You can fill out your tax return by using a NETFILE-certified software product. Some of these products are free, depending on your individual tax situation or income. A NETFILE-certified software makes it easier to do your taxes.
Step 3: Make sure your information is up to date
If there has been a major change in your life, for example, you had a child, you got married or you moved, tell the Canada Revenue Agency as soon as possible so that you continue to get your benefit payments on time.
For more information, see Personal and address information.
Step 4: Report your income
Report the income amounts you receive in the year from all sources, both inside and outside Canada.
Look on the back of your information slips to find instructions on where to report an amount.
Step 5: Find out which deductions, tax credits and expenses you can claim
Get information about the deductions and tax credits you can claim to reduce the amount of tax you have to pay. You will also find information on where to claim these amounts on your tax return a related form or schedule.
Step 6: Send your tax return to the Canada Revenue Agency
You can file your tax return online using NETFILE. This is a free electronic filing service that lets you send your completed tax return directly to the Canada Revenue Agency. This service makes it easy to send your tax return.
For more information on several ways to send your tax return, see Sending a tax return.
Step 7: Keep your supporting documents
You must keep all your tax documents for at least six years. If you claimed expenses, deductions or tax credits, make sure you keep all your receipts and related documents in case the Canada Revenue Agency asks to see them.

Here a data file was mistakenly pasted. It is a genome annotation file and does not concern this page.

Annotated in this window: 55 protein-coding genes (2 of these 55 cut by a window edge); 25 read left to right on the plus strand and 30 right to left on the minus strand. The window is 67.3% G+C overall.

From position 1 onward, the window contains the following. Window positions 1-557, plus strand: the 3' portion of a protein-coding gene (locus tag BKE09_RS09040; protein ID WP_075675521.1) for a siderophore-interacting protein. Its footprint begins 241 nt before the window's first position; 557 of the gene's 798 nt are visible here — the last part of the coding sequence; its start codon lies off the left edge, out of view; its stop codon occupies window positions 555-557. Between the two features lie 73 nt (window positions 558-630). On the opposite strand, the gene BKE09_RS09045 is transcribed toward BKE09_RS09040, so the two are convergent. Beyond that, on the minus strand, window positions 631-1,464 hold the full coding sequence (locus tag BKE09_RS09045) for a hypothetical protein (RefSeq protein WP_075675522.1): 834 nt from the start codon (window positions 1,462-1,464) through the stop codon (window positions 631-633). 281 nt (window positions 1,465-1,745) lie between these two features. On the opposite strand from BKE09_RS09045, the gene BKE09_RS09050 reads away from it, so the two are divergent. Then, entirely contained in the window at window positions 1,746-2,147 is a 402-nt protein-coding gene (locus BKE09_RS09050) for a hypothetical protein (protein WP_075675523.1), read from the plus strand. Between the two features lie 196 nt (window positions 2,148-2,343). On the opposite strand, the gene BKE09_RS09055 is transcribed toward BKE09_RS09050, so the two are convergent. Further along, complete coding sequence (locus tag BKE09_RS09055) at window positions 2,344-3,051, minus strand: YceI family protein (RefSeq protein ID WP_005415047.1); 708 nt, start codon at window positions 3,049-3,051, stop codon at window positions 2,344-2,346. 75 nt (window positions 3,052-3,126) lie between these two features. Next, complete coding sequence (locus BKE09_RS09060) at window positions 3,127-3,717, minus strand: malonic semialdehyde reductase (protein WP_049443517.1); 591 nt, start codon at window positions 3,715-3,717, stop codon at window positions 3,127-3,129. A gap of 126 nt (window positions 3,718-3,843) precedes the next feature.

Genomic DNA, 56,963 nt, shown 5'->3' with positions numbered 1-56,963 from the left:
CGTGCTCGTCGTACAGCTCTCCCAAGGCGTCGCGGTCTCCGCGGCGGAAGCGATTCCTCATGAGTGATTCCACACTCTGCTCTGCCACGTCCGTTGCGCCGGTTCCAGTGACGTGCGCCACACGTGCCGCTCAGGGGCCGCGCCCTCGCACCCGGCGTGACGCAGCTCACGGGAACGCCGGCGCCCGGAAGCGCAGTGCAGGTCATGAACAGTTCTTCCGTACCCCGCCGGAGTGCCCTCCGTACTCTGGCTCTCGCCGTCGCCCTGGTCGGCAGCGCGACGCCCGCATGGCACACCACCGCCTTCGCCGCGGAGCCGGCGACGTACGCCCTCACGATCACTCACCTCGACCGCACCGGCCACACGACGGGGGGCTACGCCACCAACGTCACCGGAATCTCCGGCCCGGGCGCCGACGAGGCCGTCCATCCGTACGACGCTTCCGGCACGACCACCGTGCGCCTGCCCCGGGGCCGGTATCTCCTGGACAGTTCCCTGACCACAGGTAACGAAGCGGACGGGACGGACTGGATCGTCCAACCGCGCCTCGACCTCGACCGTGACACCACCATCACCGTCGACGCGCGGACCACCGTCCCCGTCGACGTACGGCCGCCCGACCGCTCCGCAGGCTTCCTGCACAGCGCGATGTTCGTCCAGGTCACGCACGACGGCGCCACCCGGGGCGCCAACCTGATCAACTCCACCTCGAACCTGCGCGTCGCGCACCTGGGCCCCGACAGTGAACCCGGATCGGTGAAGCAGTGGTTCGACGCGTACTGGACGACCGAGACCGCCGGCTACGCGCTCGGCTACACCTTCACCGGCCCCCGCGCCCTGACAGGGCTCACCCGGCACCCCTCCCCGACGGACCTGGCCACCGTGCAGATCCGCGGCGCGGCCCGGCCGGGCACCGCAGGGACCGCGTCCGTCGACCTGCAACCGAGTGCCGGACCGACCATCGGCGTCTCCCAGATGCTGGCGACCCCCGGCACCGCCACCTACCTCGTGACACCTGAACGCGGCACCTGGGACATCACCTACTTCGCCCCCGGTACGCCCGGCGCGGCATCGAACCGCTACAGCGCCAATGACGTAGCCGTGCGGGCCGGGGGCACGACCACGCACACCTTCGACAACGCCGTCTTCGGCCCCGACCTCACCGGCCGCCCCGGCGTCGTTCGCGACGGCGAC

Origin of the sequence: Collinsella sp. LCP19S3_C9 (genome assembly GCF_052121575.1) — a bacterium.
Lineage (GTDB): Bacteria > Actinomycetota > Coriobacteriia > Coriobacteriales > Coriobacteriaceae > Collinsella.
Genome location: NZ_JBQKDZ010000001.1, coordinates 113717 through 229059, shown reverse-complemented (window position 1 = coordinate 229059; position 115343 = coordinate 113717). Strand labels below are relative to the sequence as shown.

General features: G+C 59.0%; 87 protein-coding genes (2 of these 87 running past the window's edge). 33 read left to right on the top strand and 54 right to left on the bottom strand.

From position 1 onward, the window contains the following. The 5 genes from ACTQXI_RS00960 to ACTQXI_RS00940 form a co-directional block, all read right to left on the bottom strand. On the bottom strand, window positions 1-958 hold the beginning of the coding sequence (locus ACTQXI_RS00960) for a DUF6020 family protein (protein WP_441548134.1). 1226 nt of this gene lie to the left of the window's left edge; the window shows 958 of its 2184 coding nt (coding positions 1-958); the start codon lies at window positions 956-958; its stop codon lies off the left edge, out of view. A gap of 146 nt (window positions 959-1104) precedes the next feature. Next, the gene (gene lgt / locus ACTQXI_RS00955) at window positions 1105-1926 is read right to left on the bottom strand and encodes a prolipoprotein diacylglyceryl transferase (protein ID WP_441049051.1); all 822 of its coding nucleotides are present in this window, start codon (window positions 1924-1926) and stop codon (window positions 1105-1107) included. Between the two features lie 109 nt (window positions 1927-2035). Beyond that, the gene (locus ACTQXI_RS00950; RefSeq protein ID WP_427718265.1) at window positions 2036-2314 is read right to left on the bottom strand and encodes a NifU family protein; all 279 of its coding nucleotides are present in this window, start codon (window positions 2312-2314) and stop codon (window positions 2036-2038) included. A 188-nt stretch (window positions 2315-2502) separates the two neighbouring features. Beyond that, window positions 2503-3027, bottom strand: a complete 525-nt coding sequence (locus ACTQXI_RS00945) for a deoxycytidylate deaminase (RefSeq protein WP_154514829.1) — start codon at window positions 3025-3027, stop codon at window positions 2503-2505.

5. When will you get your refund?
If you send your tax return electronically (EFILE or NETFILE) and choose direct deposit, you can get your refund in as little as eight days. If you send a paper return by mail and you choose to receive your refund by cheque, it generally takes eight weeks.
If you have any questions about your refund or you want to know at what state of processing your return is, go to Refunds.
6. Do you owe money?
You can pay the amount you owe in several ways:
- online banking
- debit card
- credit card
- pre-authorized debit
- wire transfer for non-residents
- service provider
- Canadian financial institution
To find out which payment method works best for you, go to How would you like to pay?
If you cannot pay your tax debt
Ignoring your debt does not make it go away. If you can’t pay the full amount you owe, you can make a payment arrangement. It’s up to you to contact the Canada Revenue Agency before May 1 to avoid any interest or penalties.
After May 1, the Canada Revenue Agency will charge interest on any amount you owe until your balance is paid.
The Canada Revenue Agency can grant relief from penalty or interest, but only in certain circumstances.
7. Do you need to make changes to a tax return after you sent it?
You can make changes to your return for any of the previous 10 tax years.
Before you ask for changes to your return, wait until you get your notice of assessment. Do not file another return. Instead, register or log on to My Account and click on “Change my return.”
If you sent your request electronically, it will take about two weeks for the Canada Revenue Agency to make a change. If you mailed your request, changes will take up to eight weeks.
To find out more, go to How to change your return.